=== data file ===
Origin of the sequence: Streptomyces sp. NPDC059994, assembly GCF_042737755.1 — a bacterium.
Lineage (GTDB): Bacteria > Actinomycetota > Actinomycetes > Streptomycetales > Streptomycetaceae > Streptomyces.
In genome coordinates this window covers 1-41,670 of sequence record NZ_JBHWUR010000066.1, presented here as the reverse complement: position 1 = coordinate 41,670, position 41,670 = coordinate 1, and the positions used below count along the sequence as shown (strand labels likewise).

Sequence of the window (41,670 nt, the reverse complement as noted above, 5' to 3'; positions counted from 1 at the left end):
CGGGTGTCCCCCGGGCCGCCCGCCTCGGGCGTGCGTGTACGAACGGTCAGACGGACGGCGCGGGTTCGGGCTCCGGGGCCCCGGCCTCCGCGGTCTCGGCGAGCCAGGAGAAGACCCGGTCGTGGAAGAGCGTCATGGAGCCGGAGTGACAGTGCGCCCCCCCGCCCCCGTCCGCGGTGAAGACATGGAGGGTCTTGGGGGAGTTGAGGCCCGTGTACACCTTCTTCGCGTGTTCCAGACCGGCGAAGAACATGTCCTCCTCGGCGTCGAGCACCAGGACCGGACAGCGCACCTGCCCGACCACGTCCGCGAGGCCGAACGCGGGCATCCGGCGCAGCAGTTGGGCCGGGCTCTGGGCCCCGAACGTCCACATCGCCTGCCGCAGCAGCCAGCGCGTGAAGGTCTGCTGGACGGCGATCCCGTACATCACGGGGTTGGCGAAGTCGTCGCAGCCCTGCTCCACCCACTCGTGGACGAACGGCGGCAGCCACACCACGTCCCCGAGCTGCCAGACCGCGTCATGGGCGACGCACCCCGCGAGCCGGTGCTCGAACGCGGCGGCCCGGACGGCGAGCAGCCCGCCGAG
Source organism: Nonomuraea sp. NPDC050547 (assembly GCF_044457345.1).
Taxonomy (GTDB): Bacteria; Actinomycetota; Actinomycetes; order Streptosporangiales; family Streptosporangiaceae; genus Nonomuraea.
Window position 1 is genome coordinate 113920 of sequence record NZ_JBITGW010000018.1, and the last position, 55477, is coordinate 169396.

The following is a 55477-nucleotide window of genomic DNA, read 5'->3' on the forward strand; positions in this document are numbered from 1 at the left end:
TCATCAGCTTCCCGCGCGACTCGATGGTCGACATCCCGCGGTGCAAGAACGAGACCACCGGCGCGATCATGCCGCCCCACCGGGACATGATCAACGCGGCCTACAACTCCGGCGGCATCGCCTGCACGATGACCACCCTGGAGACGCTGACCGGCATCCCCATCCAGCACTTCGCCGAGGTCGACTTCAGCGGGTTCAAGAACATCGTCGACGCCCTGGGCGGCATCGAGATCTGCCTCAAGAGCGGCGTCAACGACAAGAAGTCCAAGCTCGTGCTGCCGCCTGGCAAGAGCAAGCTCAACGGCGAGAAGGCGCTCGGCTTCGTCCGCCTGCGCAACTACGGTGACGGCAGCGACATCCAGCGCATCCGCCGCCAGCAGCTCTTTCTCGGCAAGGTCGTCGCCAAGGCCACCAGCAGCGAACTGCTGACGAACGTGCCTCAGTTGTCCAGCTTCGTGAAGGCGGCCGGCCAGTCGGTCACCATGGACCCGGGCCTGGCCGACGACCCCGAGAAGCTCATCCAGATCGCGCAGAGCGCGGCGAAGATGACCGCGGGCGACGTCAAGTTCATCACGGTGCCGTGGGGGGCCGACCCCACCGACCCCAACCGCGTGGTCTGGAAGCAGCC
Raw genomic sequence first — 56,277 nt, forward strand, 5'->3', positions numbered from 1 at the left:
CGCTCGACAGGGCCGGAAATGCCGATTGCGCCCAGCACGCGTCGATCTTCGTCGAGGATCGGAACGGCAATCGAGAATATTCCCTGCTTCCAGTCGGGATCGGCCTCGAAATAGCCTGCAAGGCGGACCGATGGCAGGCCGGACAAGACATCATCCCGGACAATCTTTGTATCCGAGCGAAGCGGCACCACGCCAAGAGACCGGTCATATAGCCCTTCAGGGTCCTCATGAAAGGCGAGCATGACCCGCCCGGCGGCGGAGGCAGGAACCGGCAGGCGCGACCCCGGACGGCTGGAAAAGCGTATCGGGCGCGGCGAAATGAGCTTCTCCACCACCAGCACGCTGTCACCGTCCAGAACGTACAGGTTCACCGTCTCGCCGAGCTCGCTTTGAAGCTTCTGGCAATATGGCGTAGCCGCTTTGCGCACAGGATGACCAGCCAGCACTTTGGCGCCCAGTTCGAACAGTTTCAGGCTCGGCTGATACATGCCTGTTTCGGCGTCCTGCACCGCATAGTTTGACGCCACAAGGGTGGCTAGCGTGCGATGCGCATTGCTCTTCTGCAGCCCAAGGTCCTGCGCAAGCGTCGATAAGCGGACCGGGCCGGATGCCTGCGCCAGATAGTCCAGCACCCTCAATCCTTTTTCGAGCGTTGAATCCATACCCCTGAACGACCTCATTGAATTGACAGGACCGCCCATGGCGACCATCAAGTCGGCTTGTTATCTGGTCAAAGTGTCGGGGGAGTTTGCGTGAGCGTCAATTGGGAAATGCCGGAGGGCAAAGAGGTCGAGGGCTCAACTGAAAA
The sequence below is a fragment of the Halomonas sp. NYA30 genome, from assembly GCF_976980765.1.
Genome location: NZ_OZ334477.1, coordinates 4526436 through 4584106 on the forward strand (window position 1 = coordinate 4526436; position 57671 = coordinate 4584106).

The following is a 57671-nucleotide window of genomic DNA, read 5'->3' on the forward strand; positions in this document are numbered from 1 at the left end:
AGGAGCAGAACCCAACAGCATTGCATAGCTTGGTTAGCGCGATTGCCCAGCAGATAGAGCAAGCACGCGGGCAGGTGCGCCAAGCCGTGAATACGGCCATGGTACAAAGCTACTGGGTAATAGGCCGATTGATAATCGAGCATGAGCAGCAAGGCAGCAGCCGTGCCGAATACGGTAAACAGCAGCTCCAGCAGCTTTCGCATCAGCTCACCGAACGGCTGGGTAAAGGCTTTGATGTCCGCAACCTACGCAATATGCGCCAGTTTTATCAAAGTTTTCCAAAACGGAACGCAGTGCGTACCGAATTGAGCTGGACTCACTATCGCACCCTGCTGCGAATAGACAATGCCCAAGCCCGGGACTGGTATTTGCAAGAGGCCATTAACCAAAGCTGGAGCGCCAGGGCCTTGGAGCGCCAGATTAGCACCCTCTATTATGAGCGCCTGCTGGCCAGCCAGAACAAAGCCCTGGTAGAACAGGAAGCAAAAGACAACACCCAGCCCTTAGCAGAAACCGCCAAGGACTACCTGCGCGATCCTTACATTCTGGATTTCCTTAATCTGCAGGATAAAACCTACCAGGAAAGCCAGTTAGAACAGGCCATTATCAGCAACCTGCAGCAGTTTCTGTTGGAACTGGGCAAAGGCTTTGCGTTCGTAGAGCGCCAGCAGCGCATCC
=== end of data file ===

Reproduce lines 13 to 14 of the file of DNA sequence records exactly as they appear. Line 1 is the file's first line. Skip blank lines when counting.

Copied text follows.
The sequence below is a fragment of the Halomonas sp. NYA30 genome, from assembly GCF_976980765.1.
Genome location: NZ_OZ334477.1, coordinates 4526436 through 4584106 on the forward strand (window position 1 = coordinate 4526436; position 57671 = coordinate 4584106).